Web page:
11 Understanding b Frequency distribution of mean exponent b based on 3,929 records for 1,773 species, with median = 3.025, 95% CL = – 3.036, 5th percentile = 2.65 and 95th percentile = 3.39, minimum = 1.96, maximum = 3.94; the normal distribution line is overlaid (Froese 2006).

12 b as Function of Size Range Absolute residuals of b=3.0 plotted over the length range used for establishing the weight-length relationship. The length range is expressed as fraction of the maximum length known for the species. A robust regression analysis of absolute residuals vs. fraction of maximum length resulted in n = 2,800, r 2 = , slope = , 95% CL – (Froese 2006).

13 Mean b as a Function of Studies Absolute residuals of mean b from b = 3.0, plotted over the respective number of weight-length estimates contributing to mean b, for 1,773 species. The two outliers with about 10 weight-length estimates belong to species with truly allometric growth (Froese 2006).

14 Understanding b b = 3 Isometric growth and small specimens have same condition as large specimens. Default. b << 3 Negative allometric growth or small specimens in better condition than large ones. b >> 3 Positive allometric growth or large specimens in better condition than small ones.

15 Understanding a If b ~ 3 then a is a form-factor with a = > eel-like (eel) a = 0.01-> fusiform (cod, tunas) a = 0.1-> spherical (puffers, boxfish)

16 Understanding a Frequency distribution of mean log a based on 3,929 records for 1,773 species, with median a = , 95% CL = – , 5th percentile = , 95th percentile = , minimum = , and maximum = (Froese 2006).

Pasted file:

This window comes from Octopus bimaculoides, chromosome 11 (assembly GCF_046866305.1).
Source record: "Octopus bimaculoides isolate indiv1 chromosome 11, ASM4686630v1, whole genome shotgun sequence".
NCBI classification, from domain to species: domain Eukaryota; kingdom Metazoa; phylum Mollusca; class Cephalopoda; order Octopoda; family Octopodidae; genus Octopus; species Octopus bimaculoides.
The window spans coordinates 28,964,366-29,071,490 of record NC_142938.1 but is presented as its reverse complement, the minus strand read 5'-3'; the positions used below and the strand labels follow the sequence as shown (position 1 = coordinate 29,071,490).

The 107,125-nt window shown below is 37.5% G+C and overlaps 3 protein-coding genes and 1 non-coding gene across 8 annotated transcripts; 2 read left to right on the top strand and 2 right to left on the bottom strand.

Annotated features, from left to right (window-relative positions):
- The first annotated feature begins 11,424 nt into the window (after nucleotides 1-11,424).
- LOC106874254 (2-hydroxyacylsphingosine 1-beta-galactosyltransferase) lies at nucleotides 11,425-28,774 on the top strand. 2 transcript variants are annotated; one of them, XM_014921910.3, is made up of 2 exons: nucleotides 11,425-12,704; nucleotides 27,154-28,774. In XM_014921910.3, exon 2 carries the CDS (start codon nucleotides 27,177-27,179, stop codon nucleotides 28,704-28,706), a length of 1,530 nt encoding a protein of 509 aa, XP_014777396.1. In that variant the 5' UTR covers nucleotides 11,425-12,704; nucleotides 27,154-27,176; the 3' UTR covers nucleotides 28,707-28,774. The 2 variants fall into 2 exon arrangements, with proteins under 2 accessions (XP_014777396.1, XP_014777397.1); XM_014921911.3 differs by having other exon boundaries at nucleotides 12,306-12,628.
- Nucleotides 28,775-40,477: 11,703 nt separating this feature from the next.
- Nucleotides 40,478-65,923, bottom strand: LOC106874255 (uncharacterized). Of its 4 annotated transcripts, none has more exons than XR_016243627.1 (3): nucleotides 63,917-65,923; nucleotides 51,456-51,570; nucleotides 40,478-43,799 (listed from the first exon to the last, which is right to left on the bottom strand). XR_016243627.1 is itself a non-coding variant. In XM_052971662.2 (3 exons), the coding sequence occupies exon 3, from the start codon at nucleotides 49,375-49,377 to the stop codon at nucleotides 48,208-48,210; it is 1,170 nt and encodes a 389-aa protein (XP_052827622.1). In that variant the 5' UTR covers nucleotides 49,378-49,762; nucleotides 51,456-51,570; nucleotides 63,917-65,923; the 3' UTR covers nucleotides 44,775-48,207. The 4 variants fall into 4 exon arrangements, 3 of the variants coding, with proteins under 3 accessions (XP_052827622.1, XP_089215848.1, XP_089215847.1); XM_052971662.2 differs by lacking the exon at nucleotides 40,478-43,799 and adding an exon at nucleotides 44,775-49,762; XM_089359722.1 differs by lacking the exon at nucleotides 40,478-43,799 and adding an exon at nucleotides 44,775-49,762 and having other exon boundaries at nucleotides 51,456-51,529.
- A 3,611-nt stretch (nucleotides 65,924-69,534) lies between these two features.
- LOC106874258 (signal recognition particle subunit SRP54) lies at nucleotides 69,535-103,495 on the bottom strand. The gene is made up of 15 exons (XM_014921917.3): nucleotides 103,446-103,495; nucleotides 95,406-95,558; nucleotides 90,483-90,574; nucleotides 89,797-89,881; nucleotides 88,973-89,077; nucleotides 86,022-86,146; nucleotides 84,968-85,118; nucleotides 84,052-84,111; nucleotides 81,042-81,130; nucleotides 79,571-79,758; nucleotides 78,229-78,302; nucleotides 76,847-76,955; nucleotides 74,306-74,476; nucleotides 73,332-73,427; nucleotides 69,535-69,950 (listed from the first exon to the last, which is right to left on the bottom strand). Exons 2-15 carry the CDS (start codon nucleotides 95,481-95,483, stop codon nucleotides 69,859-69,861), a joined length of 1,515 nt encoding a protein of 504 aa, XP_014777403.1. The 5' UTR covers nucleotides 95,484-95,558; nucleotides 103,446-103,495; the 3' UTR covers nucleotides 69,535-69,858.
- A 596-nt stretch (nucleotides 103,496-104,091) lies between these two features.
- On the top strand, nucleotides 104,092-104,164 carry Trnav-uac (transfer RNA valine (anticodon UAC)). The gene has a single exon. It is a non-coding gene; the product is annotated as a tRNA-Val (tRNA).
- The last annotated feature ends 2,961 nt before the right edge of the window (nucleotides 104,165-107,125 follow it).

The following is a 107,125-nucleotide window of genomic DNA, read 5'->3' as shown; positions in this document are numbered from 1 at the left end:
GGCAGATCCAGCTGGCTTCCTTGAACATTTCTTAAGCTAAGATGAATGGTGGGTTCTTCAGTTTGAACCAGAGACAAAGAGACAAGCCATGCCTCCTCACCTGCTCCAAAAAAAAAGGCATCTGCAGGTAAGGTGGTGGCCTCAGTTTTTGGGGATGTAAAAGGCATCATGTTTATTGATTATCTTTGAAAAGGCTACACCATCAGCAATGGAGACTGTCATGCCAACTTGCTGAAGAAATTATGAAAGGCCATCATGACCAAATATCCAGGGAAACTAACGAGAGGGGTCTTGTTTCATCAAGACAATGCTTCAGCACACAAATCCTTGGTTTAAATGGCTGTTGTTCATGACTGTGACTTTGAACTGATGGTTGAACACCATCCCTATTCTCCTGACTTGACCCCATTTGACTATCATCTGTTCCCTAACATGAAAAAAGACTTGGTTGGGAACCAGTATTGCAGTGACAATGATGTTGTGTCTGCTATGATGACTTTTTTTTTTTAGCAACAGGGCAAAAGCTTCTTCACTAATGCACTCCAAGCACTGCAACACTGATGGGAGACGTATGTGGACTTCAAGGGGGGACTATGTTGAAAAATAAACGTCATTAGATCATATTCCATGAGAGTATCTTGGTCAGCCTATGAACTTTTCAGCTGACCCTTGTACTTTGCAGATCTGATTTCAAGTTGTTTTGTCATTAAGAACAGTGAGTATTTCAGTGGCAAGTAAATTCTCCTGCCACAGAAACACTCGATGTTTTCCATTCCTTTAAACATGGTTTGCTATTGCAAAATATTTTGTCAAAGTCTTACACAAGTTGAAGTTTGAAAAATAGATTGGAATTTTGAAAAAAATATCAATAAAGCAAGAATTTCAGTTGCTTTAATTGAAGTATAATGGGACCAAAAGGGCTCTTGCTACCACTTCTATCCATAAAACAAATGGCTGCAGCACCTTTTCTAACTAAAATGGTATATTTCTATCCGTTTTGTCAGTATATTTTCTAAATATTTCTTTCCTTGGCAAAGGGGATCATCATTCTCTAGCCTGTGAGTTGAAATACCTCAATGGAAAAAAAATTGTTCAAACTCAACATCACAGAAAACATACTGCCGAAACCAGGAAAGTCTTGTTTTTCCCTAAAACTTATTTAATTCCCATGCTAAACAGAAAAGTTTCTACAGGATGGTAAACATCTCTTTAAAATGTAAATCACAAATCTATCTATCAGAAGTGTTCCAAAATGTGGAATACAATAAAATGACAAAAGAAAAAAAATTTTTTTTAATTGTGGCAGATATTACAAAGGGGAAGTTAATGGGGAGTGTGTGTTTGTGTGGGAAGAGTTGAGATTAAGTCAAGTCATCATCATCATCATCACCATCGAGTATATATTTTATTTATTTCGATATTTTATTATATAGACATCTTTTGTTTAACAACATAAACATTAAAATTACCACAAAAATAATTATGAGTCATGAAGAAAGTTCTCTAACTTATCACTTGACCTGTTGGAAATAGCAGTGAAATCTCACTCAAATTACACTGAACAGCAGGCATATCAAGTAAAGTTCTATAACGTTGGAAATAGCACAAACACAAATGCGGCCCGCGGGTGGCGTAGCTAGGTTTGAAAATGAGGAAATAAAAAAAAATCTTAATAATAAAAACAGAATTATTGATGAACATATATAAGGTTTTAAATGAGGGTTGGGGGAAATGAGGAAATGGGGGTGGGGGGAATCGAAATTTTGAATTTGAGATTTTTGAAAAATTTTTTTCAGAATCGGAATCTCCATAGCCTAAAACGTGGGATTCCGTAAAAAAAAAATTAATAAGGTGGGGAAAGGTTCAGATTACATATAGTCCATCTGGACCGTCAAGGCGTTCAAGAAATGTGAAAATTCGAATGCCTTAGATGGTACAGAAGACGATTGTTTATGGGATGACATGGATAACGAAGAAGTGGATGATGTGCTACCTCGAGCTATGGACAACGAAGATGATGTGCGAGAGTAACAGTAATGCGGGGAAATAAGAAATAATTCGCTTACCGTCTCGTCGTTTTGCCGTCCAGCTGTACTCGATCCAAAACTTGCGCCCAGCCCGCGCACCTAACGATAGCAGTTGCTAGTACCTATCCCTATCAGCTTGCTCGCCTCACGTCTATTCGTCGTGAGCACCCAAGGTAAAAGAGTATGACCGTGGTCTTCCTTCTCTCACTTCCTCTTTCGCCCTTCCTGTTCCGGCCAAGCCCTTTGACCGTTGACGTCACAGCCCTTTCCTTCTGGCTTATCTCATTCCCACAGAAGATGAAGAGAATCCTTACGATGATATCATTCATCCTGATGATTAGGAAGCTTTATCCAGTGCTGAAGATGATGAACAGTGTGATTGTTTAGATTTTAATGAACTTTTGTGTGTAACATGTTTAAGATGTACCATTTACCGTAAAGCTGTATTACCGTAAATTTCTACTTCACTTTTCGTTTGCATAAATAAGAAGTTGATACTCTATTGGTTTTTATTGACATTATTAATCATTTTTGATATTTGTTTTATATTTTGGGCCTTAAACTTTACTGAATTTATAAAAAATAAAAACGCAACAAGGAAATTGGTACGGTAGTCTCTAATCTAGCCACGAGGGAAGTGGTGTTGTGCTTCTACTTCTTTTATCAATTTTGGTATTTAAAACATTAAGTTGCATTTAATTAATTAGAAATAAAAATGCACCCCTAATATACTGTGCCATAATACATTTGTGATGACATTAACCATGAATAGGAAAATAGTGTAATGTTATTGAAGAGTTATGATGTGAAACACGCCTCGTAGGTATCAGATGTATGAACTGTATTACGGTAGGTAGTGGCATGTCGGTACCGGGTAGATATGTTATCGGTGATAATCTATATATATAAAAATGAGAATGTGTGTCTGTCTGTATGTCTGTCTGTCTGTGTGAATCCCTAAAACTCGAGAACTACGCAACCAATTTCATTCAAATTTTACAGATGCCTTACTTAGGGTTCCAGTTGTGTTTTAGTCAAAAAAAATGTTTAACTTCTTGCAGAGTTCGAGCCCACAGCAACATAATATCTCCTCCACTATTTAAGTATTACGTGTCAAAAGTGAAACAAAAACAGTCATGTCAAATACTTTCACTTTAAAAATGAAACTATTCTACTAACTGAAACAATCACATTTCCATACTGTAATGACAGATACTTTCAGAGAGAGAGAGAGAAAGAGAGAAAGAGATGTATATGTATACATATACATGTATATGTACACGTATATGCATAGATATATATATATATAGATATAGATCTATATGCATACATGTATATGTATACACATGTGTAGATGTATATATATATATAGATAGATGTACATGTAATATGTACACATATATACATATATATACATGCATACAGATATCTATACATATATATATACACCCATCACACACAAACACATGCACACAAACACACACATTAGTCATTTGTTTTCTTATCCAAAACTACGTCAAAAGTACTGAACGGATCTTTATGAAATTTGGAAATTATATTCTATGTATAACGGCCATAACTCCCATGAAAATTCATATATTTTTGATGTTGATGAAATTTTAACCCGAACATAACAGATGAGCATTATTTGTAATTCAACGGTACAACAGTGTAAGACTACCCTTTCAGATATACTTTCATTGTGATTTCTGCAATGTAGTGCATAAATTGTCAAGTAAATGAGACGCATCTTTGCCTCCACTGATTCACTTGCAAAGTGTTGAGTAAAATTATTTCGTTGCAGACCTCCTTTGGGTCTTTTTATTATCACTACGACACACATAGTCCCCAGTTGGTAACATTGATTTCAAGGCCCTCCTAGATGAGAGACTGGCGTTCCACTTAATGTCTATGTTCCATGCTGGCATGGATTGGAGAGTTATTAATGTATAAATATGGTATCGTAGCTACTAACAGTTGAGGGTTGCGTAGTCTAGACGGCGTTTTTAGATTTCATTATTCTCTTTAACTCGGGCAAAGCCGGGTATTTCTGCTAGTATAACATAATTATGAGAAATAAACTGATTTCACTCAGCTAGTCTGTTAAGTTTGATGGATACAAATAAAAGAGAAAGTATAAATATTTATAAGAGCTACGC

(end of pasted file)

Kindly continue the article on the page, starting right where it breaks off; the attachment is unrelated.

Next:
17 Interdependence of a and b Any increase in slope b will decrease intercept a, and vice-versa.

18 log a vs. b Plot Plot of log a over b for 25 length-weight relationships of Oncorhynchus gilae. The black dot was identified as outlier by robust regression analysis (robust weight = 0.000).

19 Oncorhynchus gilae in FishBase Variability discussed in Froese (2006)

20 Multi-species comparison Scatter plot of mean log a (TL) over mean b for 1,232 species with body shape information. Areas of negative allometric, isometric and positive allometric change in body weight relative to body length are indicated. The regression line is based on robust regression analysis for fusiform Species (Froese 2006).

21 More Information Froese, R., Cube law, condition factor, and weight- length relationships: history, meta-analysis and recommendations. Journal of Applied Ichthyology 22(4): (372 Thomson Reuters citations and 606 Google Scholar citations in November 2014) Froese, R., J.T. Thorson and R.B. Reyes, Jr A Bayesian approach for estimating length-weight relationships in fishes. Journal of Applied Ichthyology, doi: /jai.12299

22 Exercise In FishBase, find species with at least 5 LWR studies Discuss the variability of a and b (do log a over b plot in Excel) Select a study that describes LWR well and justify your selection